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I'm trying to implement a script that detects whether two rotated rectangles collide for my game, using SAT (Separating Axis Theorem). I used the method explained in the following article for my implementation in Google Dart.

2D Rotated Rectangle Collision

I tried to implement this code into my game. Basically from what I understood was that I have two rectangles, these two rectangles can produce four axis (two per rectangle) by subtracting adjacent corner coordinates.

Then all the corners from both rectangles need to be projected onto each axis, then multiplying the coordinates of the projection by the axis coordinates (point.x*axis.x+point.y*axis.y) to make a scalar value and checking whether the range of both the rectangle's projections overlap. When all the axis have overlapping projections, there's a collision.

First of all, I'm wondering whether my comprehension about this algorithm is correct. If so I'd like to get some pointers in where my implementation (written in Dart, which is very readable for people comfortable with C-syntax) goes wrong.

Thanks!

EDIT: The question has been solved. For those interested in the working implementation: Click here

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  • \$\begingroup\$ At the moment this is a "debug my code" type question. These are typically frowned upon here, since they're only useful to the individual asking, they're not a good fit for the site. I suggest you edit the question to ask about proper algorithms for this, then ensure you've implemented yours correctly. \$\endgroup\$ – MichaelHouse Oct 15 '13 at 13:16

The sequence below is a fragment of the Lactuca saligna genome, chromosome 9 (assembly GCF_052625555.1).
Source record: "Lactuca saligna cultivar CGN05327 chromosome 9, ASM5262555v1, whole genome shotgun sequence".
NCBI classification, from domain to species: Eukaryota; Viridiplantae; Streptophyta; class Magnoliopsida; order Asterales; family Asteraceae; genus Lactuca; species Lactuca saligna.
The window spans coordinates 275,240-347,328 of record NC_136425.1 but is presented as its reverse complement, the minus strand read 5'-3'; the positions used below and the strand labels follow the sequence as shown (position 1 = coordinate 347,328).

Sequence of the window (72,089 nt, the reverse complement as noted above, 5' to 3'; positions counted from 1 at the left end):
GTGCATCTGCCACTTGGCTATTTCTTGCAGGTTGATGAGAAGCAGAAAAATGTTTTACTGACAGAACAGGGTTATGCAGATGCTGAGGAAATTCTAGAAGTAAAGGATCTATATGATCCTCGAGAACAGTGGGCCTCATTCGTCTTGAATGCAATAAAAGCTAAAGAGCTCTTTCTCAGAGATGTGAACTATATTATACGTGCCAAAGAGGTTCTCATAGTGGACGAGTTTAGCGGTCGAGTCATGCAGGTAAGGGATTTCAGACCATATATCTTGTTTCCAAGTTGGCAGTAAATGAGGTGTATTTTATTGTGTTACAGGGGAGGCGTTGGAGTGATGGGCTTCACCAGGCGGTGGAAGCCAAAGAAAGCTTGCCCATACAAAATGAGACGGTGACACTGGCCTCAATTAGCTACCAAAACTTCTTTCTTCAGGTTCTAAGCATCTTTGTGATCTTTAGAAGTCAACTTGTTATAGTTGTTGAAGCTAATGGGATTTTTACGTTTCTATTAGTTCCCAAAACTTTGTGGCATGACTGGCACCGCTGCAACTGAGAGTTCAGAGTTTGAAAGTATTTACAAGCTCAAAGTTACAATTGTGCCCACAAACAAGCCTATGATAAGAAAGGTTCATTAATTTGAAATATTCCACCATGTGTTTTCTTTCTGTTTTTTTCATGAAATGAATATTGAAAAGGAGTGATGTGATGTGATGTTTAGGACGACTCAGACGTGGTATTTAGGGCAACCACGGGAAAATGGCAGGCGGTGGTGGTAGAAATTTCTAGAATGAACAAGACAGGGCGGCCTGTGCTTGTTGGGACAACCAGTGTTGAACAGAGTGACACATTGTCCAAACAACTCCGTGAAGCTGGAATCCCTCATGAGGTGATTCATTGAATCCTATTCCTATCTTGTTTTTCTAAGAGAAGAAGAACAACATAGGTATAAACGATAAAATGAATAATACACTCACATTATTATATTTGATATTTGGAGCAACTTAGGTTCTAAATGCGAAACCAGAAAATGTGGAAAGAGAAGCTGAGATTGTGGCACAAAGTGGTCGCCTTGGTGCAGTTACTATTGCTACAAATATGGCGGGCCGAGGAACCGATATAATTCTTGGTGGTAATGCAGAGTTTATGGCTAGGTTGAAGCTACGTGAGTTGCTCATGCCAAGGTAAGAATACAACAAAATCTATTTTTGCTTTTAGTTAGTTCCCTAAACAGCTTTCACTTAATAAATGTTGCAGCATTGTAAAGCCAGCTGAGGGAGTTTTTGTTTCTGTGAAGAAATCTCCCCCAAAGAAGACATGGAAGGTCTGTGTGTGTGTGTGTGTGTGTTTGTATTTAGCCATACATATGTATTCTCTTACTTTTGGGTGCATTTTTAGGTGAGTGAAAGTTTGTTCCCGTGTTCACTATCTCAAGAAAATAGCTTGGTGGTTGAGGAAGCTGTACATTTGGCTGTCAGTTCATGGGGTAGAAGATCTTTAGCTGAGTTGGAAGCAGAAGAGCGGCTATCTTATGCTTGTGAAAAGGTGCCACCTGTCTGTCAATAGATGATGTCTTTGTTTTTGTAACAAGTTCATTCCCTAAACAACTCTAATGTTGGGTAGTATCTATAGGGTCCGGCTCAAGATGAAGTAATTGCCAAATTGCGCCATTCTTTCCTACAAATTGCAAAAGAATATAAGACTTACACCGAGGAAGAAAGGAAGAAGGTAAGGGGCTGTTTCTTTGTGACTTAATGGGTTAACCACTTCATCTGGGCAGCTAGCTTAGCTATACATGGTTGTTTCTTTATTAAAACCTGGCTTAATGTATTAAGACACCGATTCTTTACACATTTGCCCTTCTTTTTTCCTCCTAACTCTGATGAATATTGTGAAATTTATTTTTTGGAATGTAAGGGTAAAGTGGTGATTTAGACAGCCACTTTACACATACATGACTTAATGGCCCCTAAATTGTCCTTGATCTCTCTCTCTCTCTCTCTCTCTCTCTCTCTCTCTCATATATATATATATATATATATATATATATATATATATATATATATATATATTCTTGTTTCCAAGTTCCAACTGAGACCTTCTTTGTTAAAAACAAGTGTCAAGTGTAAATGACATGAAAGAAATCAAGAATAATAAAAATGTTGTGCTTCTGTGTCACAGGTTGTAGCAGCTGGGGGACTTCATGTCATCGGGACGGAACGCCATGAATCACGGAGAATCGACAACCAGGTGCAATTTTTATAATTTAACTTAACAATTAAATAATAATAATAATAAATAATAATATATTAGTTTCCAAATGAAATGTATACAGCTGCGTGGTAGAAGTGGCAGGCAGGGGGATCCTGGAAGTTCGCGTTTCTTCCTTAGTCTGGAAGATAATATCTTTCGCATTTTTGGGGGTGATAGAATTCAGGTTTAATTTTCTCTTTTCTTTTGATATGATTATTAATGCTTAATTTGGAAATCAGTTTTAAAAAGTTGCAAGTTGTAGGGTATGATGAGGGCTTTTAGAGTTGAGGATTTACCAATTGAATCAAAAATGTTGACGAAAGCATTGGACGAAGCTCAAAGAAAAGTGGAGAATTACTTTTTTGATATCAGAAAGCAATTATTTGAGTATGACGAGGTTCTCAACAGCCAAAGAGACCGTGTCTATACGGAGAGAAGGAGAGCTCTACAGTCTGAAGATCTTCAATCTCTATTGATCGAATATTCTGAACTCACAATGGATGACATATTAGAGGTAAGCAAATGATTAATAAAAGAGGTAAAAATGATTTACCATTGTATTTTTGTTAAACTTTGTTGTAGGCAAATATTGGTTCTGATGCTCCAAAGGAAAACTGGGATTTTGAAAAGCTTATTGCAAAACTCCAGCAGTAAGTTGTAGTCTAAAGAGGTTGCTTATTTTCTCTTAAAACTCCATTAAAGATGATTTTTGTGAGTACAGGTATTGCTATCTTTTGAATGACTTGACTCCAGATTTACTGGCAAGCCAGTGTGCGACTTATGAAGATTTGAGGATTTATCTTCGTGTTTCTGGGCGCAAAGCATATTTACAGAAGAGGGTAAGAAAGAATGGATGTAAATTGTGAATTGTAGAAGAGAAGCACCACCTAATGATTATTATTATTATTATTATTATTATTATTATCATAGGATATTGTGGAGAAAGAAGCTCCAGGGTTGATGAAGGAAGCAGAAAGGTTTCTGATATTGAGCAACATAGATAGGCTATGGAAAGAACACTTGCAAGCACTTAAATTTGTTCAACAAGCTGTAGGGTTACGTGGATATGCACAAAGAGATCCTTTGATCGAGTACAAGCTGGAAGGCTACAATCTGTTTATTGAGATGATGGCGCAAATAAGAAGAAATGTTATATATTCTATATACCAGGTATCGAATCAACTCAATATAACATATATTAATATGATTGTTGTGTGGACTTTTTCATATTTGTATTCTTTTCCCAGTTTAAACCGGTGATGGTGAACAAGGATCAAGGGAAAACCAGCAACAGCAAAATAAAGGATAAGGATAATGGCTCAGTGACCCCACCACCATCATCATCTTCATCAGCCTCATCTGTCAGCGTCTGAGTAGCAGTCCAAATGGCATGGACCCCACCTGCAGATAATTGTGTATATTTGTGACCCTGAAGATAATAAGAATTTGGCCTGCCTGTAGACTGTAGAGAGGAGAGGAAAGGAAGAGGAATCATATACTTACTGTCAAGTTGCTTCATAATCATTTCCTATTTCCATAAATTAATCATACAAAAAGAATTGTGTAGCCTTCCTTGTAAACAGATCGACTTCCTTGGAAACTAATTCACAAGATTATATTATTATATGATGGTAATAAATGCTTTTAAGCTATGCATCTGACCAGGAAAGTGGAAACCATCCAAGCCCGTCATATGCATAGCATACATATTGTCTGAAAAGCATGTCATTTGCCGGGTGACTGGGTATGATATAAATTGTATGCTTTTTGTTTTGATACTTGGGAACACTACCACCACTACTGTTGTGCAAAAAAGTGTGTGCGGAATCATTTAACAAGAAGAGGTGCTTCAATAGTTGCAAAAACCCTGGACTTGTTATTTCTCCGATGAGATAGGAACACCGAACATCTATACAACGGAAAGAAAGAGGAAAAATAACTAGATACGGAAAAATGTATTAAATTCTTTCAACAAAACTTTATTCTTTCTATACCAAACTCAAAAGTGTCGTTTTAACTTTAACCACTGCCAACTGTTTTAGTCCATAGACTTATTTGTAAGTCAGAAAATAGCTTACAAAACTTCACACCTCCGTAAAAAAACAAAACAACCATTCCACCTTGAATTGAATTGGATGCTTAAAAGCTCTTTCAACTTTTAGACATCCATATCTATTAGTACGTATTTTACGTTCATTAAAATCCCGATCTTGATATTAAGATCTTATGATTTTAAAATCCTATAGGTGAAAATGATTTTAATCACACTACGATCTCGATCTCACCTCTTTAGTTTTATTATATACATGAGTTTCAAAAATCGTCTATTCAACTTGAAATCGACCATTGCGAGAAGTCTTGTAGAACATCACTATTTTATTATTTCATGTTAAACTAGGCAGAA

• \$\begingroup\$ I apologise. Updated the question to be more resourceful to readers. Thanks for letting me know. \$\endgroup\$ – handyface Oct 15 '13 at 14:18
  • \$\begingroup\$ No problem, thanks for understanding and updating the question. \$\endgroup\$ – MichaelHouse Oct 15 '13 at 14:21
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One of your problems is the overlap checking code;

if (aMin <= bMin&& bMin <= aMax)
  return true;
if (aMin <= bMax&& bMax <= aMax)
  return true;

it looks like it misses the case where the range of 'a' lies entirely inside the range of 'b' (i.e. bMin < aMin AND bMax > aMax). A simpler approach is to check for a gap (non-overlap);

if (aMax < bMin || bMax < aMin)
  return false; //no overlap
else
  return true; //yes overlap

I don't think this is a bug, but your projection code is needlessly complicated. You just need to project p on to v. To do this you just need the dot product of p & v. So replace your code from the projection function below,

  //remove this code
  num proj = (p.x*v.x+p.y*v.y)/(Math.pow(p.x,2)+Math.pow(p.y,2));
  num x = proj*v.x;
  num y = proj*v.y;

  num val = (x*v.x)+(y*v.y);
  //end remove

with

   num val = (p.x*v.x)+(p.y*v.y); //dot product of p & v

There is no need to normalize(divide by length) vector v.

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  • \$\begingroup\$ Works like a charm, thanks a lot! I'll update my implementation for those interested in the working implementation. \$\endgroup\$ – handyface Oct 18 '13 at 11:20

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